Making Suet Cakes

In light of their recent report on dwindling habitats, the National Audubon Society has urged us to provide space and food for our avian friends.  This month I tried some recipes for suet cakes.  I know you can buy these from hardware and home improvement stores, but I wanted to make a gift from me to the birds.

The first wasn’t exactly a recipe, but ingredients someone told me to use.  Maybe I didn’t hear right – I thought it included Crisco, which I had on hand.  The birds didn’t care much for it.  Squirrels did, though, and had no trouble polishing off the hydrogenated treats.

Then I did what I should have done in the first place, a little reading, at,  I was reminded that suet, an energy food, is animal fat, not vegetable fat.  I hadn’t had lard in my cupboard for quite some time so I went to the grocery store and picked up a tub (maybe I’ll make a few pie crusts).

Woodpeckers, chickadees, creepers and wrens like suet.  When temperatures rise, however, it can cause problems for them:  Soft suet can coat belly feathers of mother birds and prevent growth of embryos in their eggs.  Also, when the outside temperature grows still warmer, the fat turns rancid.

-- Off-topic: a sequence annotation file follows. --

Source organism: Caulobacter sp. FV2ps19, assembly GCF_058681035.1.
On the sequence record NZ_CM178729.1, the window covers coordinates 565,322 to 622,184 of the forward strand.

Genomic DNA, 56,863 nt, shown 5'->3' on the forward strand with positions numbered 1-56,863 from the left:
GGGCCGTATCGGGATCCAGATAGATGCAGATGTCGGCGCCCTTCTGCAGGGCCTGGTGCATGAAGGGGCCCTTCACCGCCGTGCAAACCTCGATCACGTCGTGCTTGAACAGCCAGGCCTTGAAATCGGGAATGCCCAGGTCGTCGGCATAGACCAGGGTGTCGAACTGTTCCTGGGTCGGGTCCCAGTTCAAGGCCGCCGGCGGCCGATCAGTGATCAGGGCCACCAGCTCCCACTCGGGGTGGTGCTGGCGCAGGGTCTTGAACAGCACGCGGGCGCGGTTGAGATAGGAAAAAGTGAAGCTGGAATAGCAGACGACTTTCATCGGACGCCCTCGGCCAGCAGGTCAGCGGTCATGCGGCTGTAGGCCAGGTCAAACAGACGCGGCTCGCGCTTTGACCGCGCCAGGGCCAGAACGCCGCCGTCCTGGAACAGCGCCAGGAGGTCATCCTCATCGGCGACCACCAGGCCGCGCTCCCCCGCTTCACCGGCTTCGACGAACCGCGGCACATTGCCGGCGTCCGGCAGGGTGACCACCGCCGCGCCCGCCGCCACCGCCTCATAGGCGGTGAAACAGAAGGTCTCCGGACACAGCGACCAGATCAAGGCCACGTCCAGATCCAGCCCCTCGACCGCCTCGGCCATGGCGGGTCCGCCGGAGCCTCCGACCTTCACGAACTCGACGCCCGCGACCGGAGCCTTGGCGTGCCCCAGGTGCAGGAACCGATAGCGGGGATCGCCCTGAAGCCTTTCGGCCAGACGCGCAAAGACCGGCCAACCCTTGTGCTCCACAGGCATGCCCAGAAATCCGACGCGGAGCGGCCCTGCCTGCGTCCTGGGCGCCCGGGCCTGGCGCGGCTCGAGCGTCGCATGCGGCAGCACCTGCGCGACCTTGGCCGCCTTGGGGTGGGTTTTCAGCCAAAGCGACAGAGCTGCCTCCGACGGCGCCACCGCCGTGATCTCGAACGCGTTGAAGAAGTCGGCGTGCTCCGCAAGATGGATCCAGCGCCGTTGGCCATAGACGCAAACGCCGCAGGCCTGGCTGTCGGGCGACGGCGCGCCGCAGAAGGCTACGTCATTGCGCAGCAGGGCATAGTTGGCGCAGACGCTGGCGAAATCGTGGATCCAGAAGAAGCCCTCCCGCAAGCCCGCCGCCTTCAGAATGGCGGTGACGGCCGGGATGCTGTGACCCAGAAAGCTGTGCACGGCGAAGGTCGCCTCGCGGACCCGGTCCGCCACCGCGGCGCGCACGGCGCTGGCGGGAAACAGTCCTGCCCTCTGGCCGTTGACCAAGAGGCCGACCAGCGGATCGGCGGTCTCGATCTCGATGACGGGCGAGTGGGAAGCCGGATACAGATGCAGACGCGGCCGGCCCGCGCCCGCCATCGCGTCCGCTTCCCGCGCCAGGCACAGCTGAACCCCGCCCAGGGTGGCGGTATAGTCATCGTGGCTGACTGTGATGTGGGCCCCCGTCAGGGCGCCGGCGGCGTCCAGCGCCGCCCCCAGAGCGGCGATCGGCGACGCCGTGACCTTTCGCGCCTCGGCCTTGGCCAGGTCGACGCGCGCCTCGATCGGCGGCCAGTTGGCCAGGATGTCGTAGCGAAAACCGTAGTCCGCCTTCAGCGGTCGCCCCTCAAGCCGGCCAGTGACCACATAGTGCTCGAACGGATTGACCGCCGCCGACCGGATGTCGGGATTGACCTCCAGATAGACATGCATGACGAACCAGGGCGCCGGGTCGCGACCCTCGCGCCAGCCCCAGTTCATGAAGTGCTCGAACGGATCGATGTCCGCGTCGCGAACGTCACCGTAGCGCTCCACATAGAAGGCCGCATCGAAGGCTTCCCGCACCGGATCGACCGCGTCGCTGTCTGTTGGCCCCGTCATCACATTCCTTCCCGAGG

So I made two different mixtures using lard.

Recipe A:

  • one cup lard
  • one-half cup peanut butter
  • three cups cornmeal (yellow is preferable, but I had white)

Recipe B:

  • one cup lard
  • one cup peanut butter
  • one-fourth cup sugar
  • one cup flour
  • one cup oatmeal
  • one cup chopped peanuts
  • one cup sunflower seeds or wild bird seed

I melted the lard and peanut butter together for each batch, then added the rest.  Among the many recipes I read, the rule of thumb seemed to be one part melted fat/peanut butter to two parts dry ingredients, and I think I added a little more to make it thick.  Then I poured it into cottage cheese and margarine containers, and put them into the freezer to harden.   After a few hours I took them out, poured hot water over the containers, unmolded them and sliced one-inch cakes.  I put one of each kind in a wire feeder by our back deck and waited to see who answered the call.

And I waited.  The next day came and still no visitors.  Was my bird chefery destined for failure?  I moved the suet feeder several yards away close to some trees and our dry seed feeder, and advertised with broken up suet chunks in nearby bushes and saplings.  While I haven’t got a good picture of the birds chowing down on it yet,  I did see some evidence the squirrels had been performing circus tricks on the pole.

According to the Farmer’s Almanac, dried fruit, including raisins, can be added to suet cakes.  So can dried insects, but I don’t think I’m going there.  The birdies can dig up protein for themselves in the spring.